Wednesday, December 14, 2011

Lawyers, Guns and Money (Explained)

With apologies to the late great Warren Zevon ... as an experienced Minnesota Criminal Defense Attorney I often need to advise and advocate for clients on issues related to firearms. 

The situation could be one where someone is accused of crime based on a gun - for example, the charge of Felon in Possession or he or she might be facing an enhanced charge or sentence based upon a gun  - for example, a Minnesota Statue 609.11 

In addition, criminal charges and/or convictions can impact an individual's right to own and possess firearms --- to extents never explained to them by a prosecutor or judge --- even when the crime they're charged with/convicted of had absolutely nothing to do with a gun - such as in cases of Domestic Assault and certain Drug Charges. 

What are Common Gun Crimes

As an experienced Minnesota Criminal Defense Attorneys I am often asked about common fire-arm related offenses - and their impact on one's future ability to own or possess guns.  Here is just a partial list of the more common offenses that could impact that equation:  
Minnesota law prohibits any person, other than a law enforcement officer or a state prison guard who is performing assigned duties, from carrying a pistol in a motor vehicle or in a public place without obtaining a “permit to carry.”

However, a permit to carry is not required to carry the pistol in the following situations:
  •  in one’s home, place of business, or on one’s land;
  •  from the place of purchase to one’s home or place of business;
  •  from one’s home or place of business to a repair shop;
  •  between one’s home and place of business;
  •  in the woods, fields, or on the waters of this state for hunting or target shooting in a safe area; or
  •  in a motor vehicle, snowmobile, or boat if the pistol is unloaded and in a secured box or package.
Enhanced Sentences
In addition to crimes based upon prohibited possession or uses of firearms, Minnesota has criminal statutes which enhance penalties or provide “mandatory minimum” sentences, if some other type of underlying crime is also associated with a gun in certain ways. If a gun is possessed or used impermissibly in relation to one of those other, listed crimes, then a mandatory minimum sentence can apply.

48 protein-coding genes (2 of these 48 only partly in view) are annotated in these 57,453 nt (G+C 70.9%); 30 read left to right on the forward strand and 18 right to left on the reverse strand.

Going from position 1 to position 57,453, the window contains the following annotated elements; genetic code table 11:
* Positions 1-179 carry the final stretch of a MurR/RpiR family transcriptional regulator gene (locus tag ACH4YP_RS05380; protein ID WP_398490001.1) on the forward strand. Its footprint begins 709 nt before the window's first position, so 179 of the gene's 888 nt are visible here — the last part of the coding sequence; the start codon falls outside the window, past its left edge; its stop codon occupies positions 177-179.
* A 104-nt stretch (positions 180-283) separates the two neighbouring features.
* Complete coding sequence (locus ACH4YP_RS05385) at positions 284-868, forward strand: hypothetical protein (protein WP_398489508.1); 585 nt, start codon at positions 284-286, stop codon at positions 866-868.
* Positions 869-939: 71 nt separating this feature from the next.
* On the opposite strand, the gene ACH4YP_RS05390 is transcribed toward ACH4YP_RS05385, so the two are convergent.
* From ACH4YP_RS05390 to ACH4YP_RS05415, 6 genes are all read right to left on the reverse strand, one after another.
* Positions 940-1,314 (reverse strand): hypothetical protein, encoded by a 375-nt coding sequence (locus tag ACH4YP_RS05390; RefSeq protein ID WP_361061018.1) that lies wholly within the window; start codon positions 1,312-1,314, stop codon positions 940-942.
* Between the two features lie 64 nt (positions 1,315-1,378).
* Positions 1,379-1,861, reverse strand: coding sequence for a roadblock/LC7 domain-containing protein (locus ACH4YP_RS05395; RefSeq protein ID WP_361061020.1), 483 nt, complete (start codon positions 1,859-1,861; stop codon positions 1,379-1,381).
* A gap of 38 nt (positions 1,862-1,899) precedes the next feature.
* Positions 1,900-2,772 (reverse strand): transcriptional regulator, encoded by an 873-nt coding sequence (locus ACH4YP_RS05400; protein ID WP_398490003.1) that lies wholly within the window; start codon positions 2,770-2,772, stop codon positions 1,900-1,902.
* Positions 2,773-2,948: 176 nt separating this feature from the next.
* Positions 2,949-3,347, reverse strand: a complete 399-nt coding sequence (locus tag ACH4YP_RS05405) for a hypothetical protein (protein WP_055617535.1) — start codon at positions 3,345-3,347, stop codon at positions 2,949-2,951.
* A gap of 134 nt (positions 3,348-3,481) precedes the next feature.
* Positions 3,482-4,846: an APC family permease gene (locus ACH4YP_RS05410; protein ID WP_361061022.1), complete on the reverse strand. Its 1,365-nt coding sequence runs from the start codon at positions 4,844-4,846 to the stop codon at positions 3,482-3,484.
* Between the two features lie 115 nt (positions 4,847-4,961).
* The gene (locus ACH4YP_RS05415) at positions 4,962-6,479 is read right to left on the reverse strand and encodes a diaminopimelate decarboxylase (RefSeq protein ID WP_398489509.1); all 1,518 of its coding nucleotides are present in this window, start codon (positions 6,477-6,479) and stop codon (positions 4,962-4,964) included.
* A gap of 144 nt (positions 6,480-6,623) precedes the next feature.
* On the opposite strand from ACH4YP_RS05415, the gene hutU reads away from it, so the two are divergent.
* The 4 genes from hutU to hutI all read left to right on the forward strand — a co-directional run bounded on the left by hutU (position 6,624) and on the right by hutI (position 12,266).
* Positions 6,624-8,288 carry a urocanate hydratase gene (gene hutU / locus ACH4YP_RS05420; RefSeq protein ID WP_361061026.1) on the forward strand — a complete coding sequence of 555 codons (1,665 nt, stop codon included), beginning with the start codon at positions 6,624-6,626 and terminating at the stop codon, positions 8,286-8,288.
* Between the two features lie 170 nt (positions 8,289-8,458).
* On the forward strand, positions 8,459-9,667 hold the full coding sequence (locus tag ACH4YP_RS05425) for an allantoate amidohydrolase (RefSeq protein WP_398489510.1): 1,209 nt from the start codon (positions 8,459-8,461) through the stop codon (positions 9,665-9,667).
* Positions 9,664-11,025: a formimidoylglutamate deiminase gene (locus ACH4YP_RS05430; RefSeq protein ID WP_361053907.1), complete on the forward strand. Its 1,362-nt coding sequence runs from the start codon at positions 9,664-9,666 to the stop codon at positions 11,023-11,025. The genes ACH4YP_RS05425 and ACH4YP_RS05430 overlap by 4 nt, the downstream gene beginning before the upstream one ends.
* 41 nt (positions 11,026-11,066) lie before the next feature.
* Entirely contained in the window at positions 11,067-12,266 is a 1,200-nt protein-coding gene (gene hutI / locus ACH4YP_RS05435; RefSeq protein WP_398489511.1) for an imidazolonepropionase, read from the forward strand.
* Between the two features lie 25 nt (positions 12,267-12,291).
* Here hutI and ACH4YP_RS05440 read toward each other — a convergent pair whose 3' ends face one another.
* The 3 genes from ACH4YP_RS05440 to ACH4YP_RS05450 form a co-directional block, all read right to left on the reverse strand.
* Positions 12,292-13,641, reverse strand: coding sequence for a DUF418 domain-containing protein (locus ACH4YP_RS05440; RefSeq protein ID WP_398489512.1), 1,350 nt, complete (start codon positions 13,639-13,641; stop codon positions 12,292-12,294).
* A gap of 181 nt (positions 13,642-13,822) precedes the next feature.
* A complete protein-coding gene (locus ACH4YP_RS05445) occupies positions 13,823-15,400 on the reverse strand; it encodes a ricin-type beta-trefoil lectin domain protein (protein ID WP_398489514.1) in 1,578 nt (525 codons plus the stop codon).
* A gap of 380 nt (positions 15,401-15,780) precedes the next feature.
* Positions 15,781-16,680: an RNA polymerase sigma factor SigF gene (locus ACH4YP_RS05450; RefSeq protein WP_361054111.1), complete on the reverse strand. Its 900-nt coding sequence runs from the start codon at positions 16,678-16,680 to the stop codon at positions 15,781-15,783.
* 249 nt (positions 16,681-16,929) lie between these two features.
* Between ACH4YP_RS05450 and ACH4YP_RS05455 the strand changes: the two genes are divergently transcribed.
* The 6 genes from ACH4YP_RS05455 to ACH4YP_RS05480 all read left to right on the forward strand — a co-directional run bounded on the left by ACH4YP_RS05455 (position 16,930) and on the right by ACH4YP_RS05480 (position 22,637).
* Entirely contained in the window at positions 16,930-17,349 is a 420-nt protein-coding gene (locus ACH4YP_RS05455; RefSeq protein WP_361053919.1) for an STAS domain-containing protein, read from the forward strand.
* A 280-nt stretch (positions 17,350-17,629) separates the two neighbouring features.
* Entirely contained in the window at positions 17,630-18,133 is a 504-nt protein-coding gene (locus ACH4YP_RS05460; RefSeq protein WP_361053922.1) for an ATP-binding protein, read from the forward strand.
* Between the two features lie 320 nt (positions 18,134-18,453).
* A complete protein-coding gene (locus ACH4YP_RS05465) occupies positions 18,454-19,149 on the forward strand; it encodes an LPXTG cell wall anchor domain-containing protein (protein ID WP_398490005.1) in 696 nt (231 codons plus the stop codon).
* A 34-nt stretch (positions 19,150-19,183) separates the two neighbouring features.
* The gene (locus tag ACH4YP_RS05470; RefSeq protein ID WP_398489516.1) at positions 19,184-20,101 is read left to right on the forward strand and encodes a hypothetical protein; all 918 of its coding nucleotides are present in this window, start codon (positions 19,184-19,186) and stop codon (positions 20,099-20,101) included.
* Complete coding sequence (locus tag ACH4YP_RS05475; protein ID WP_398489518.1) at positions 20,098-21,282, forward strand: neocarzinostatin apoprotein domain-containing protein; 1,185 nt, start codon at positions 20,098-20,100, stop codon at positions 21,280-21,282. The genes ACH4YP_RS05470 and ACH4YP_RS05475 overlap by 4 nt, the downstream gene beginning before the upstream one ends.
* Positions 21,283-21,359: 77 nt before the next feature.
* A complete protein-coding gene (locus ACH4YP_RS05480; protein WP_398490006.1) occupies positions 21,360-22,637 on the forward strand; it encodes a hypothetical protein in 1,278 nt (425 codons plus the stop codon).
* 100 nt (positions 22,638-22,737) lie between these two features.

However, an experienced Minnesota Criminal Defense Lawyer will try to get a prosecutor to agree to drop a gun enhancement under 609.11. If that does not succeed, I can also make a motion to the court to do so.  This called a "Royster" motion.   
Right to Own & Possess Fire Arms
When it comes to a person losing  their civil rights to purchase, possess, or use firearms, there are many ways that this can happen.  The two most common scenarios I've observed are:
  1. someone one who has lost their civil rights to firearms due to a felony conviction; and
  2. when someone has been charged with/convicted of a selected misdemeanor, or other crimes of domestic violence. 
One abnormality in this whole scenario that a felon in the State of Minnesota, who has completed probation, can apply to have their rights restored if they petition the court for their restoration and the court grants that request.  However, a person convicted of, for example, misdemeanor domestic assault cannot.  

What Should You Do?
Who would have thought getting in trouble was the easy part?  Seriously though, this is a very complicated area of the law and if you or someone you love (who loves to hunt or own and possess fire arms) has been charged with an offense that might impact their 2nd Amendment rights, you owe to him or her to at the very least speak to an attorney.  I've worked with individuals on cases where guns rights was an issue. 

Call the Rolloff Law Office today - (612) 234-1165 - to set up a free consultation to learn about how you can preserve not only your rights - but also your future.   

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